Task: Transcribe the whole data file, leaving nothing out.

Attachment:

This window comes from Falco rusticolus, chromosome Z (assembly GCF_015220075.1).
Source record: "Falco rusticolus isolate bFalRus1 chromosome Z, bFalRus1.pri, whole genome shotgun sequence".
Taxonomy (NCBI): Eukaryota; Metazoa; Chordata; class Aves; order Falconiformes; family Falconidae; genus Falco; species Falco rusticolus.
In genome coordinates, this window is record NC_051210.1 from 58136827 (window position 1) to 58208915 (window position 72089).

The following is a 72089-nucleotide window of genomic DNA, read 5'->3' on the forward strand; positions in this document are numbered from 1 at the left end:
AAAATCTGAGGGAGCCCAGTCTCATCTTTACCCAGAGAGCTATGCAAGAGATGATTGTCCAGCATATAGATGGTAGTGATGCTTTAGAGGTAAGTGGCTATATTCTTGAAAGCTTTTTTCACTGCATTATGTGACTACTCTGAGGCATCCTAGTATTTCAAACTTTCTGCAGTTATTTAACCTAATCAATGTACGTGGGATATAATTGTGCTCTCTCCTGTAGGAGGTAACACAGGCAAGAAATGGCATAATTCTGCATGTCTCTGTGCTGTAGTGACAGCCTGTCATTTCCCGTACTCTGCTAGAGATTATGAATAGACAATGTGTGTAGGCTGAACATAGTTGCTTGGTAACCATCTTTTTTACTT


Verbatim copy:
This window comes from Falco rusticolus, chromosome Z (assembly GCF_015220075.1).
Source record: "Falco rusticolus isolate bFalRus1 chromosome Z, bFalRus1.pri, whole genome shotgun sequence".
Taxonomy (NCBI): Eukaryota; Metazoa; Chordata; class Aves; order Falconiformes; family Falconidae; genus Falco; species Falco rusticolus.
In genome coordinates, this window is record NC_051210.1 from 58136827 (window position 1) to 58208915 (window position 72089).

The following is a 72089-nucleotide window of genomic DNA, read 5'->3' on the forward strand; positions in this document are numbered from 1 at the left end:
AAAATCTGAGGGAGCCCAGTCTCATCTTTACCCAGAGAGCTATGCAAGAGATGATTGTCCAGCATATAGATGGTAGTGATGCTTTAGAGGTAAGTGGCTATATTCTTGAAAGCTTTTTTCACTGCATTATGTGACTACTCTGAGGCATCCTAGTATTTCAAACTTTCTGCAGTTATTTAACCTAATCAATGTACGTGGGATATAATTGTGCTCTCTCCTGTAGGAGGTAACACAGGCAAGAAATGGCATAATTCTGCATGTCTCTGTGCTGTAGTGACAGCCTGTCATTTCCCGTACTCTGCTAGAGATTATGAATAGACAATGTGTGTAGGCTGAACATAGTTGCTTGGTAACCATCTTTTTTACTT